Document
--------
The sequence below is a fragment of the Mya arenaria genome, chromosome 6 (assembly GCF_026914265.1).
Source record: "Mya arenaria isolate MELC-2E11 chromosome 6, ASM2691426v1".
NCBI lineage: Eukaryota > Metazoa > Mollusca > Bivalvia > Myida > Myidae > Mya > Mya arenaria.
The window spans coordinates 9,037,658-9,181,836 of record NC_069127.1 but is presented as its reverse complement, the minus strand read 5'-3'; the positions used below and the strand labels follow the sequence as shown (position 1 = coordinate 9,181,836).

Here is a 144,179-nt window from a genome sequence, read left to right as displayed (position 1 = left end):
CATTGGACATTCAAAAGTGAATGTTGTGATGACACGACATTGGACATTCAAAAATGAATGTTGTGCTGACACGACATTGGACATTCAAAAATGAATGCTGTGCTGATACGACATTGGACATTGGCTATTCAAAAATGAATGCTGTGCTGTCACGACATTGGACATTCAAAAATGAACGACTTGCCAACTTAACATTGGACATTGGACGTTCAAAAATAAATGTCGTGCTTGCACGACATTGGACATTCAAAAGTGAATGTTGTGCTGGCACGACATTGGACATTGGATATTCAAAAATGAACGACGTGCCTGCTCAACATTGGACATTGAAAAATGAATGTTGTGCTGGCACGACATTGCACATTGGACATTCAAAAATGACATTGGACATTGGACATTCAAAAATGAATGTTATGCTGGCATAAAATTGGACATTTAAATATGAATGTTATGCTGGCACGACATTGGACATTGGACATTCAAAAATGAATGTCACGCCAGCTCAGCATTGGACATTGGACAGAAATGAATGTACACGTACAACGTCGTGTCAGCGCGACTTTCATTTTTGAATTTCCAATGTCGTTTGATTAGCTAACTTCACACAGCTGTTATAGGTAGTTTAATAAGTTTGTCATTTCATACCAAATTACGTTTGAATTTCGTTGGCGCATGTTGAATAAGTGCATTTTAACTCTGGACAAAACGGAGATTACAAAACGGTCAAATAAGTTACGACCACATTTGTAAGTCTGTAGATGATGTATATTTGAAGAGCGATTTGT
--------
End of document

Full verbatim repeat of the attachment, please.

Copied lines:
The sequence below is a fragment of the Mya arenaria genome, chromosome 6 (assembly GCF_026914265.1).
Source record: "Mya arenaria isolate MELC-2E11 chromosome 6, ASM2691426v1".
NCBI lineage: Eukaryota > Metazoa > Mollusca > Bivalvia > Myida > Myidae > Mya > Mya arenaria.
The window spans coordinates 9,037,658-9,181,836 of record NC_069127.1 but is presented as its reverse complement, the minus strand read 5'-3'; the positions used below and the strand labels follow the sequence as shown (position 1 = coordinate 9,181,836).

Here is a 144,179-nt window from a genome sequence, read left to right as displayed (position 1 = left end):
CATTGGACATTCAAAAGTGAATGTTGTGATGACACGACATTGGACATTCAAAAATGAATGTTGTGCTGACACGACATTGGACATTCAAAAATGAATGCTGTGCTGATACGACATTGGACATTGGCTATTCAAAAATGAATGCTGTGCTGTCACGACATTGGACATTCAAAAATGAACGACTTGCCAACTTAACATTGGACATTGGACGTTCAAAAATAAATGTCGTGCTTGCACGACATTGGACATTCAAAAGTGAATGTTGTGCTGGCACGACATTGGACATTGGATATTCAAAAATGAACGACGTGCCTGCTCAACATTGGACATTGAAAAATGAATGTTGTGCTGGCACGACATTGCACATTGGACATTCAAAAATGACATTGGACATTGGACATTCAAAAATGAATGTTATGCTGGCATAAAATTGGACATTTAAATATGAATGTTATGCTGGCACGACATTGGACATTGGACATTCAAAAATGAATGTCACGCCAGCTCAGCATTGGACATTGGACAGAAATGAATGTACACGTACAACGTCGTGTCAGCGCGACTTTCATTTTTGAATTTCCAATGTCGTTTGATTAGCTAACTTCACACAGCTGTTATAGGTAGTTTAATAAGTTTGTCATTTCATACCAAATTACGTTTGAATTTCGTTGGCGCATGTTGAATAAGTGCATTTTAACTCTGGACAAAACGGAGATTACAAAACGGTCAAATAAGTTACGACCACATTTGTAAGTCTGTAGATGATGTATATTTGAAGAGCGATTTGT